Deathly pollutants emitted from 18 thermal power plants across the region pollute twice as much as the entire EU coal fleet, causing nearly 19,000 related deaths from 2018 to 2020. Due to the transboundary nature of air pollution more than half of deaths were in EU countries, almost 30% in the Western Balkans and the remainder in countries further afield. The cost of this catastrophic air pollution is shouldered by the taxpayer in EU and Western Balkan states – both via direct state subsidies to keep the coal machinery running, as well as via state and private health costs – amounting to between EUR 25.3 billion and 51.8 billion, recent data shows.
Continuing to feed these outdated pollutants will result in additional financial burden for the citizens and the economies of the region, as explained in our blog ‘Busting the myth: the chronology of coal use in Serbia’.
While we note some positive movements in the region towards planning a future beyond coal, there are still current plans to build another 5.9 GW of new coal power capacity. For latest updates see the Global Energy Monitor Coal Plant Tracker interactive map.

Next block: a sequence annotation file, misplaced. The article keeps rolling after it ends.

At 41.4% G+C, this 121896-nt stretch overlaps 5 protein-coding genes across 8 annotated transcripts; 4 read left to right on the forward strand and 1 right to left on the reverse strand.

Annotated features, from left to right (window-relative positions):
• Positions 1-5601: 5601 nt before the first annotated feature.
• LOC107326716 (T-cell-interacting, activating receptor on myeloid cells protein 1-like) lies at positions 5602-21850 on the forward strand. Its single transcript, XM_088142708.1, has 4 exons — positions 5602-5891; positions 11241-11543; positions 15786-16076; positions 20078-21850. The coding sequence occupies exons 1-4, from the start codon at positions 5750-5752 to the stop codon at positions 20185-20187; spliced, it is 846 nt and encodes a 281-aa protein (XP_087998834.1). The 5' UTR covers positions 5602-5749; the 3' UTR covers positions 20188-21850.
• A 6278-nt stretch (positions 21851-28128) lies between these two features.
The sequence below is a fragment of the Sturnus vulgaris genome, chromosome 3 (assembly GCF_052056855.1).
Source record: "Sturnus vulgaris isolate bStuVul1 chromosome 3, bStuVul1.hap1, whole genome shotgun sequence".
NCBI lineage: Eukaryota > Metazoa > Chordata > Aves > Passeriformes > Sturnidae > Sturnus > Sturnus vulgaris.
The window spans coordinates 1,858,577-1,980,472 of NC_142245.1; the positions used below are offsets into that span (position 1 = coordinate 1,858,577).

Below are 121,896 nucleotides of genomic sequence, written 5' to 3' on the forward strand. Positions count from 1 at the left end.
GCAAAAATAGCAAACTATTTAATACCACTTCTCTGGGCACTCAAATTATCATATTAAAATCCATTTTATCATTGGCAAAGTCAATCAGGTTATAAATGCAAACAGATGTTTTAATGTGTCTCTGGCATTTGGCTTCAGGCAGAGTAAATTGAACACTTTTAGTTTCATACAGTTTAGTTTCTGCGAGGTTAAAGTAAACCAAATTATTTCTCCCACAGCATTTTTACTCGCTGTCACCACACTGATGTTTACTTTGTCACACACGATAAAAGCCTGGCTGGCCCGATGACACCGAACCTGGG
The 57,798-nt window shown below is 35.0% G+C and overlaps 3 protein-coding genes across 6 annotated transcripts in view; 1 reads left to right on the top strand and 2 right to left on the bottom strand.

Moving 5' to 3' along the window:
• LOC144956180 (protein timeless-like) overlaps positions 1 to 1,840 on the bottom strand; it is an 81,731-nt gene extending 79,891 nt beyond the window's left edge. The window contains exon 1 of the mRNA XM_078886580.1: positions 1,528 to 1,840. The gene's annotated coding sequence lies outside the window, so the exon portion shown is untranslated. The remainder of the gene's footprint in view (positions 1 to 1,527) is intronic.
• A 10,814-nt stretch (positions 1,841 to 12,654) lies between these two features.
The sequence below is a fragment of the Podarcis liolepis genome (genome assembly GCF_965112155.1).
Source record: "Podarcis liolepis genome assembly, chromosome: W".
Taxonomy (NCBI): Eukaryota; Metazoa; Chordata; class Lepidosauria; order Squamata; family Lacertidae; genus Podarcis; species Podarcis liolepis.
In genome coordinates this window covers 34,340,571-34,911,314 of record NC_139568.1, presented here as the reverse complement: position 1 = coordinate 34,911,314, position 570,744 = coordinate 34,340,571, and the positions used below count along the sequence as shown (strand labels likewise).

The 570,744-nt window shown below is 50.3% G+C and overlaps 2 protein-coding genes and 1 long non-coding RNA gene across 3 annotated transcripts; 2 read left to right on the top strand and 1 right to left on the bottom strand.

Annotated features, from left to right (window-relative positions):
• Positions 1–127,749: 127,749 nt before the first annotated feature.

CAN Europe continues to advocate towards streamlining relevant policies in accordance with the EU legislation, relying on the Energy Community Treaty as the legal backbone towards climate neutrality, in line with the Paris Agreement goals.
We continue to rely on the EU’s commitment to be the leader in curbing climate change and greening the European continent, including the Western Balkans and beyond. The communication on the European Green Deal testifies to this end, which is echoed in the region via the Green Agenda for the Western Balkans, a regional policy framework towards decarbonisation.